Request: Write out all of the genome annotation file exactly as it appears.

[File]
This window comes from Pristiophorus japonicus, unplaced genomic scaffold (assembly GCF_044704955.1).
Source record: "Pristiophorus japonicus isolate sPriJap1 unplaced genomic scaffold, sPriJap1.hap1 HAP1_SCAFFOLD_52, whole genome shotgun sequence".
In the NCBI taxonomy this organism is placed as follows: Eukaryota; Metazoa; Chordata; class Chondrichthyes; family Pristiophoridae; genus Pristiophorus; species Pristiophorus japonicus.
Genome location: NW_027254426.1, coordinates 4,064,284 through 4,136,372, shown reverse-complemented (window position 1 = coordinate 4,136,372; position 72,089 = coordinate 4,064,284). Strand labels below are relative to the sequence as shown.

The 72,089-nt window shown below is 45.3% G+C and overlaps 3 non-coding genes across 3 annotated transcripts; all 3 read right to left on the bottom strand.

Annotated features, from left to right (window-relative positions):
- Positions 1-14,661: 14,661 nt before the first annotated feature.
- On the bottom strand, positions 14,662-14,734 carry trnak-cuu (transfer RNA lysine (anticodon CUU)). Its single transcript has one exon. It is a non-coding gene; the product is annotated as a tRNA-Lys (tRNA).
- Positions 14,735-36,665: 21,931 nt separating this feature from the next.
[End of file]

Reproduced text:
This window comes from Pristiophorus japonicus, unplaced genomic scaffold (assembly GCF_044704955.1).
Source record: "Pristiophorus japonicus isolate sPriJap1 unplaced genomic scaffold, sPriJap1.hap1 HAP1_SCAFFOLD_52, whole genome shotgun sequence".
In the NCBI taxonomy this organism is placed as follows: Eukaryota; Metazoa; Chordata; class Chondrichthyes; family Pristiophoridae; genus Pristiophorus; species Pristiophorus japonicus.
Genome location: NW_027254426.1, coordinates 4,064,284 through 4,136,372, shown reverse-complemented (window position 1 = coordinate 4,136,372; position 72,089 = coordinate 4,064,284). Strand labels below are relative to the sequence as shown.

The 72,089-nt window shown below is 45.3% G+C and overlaps 3 non-coding genes across 3 annotated transcripts; all 3 read right to left on the bottom strand.

Annotated features, from left to right (window-relative positions):
- Positions 1-14,661: 14,661 nt before the first annotated feature.
- On the bottom strand, positions 14,662-14,734 carry trnak-cuu (transfer RNA lysine (anticodon CUU)). Its single transcript has one exon. It is a non-coding gene; the product is annotated as a tRNA-Lys (tRNA).
- Positions 14,735-36,665: 21,931 nt separating this feature from the next.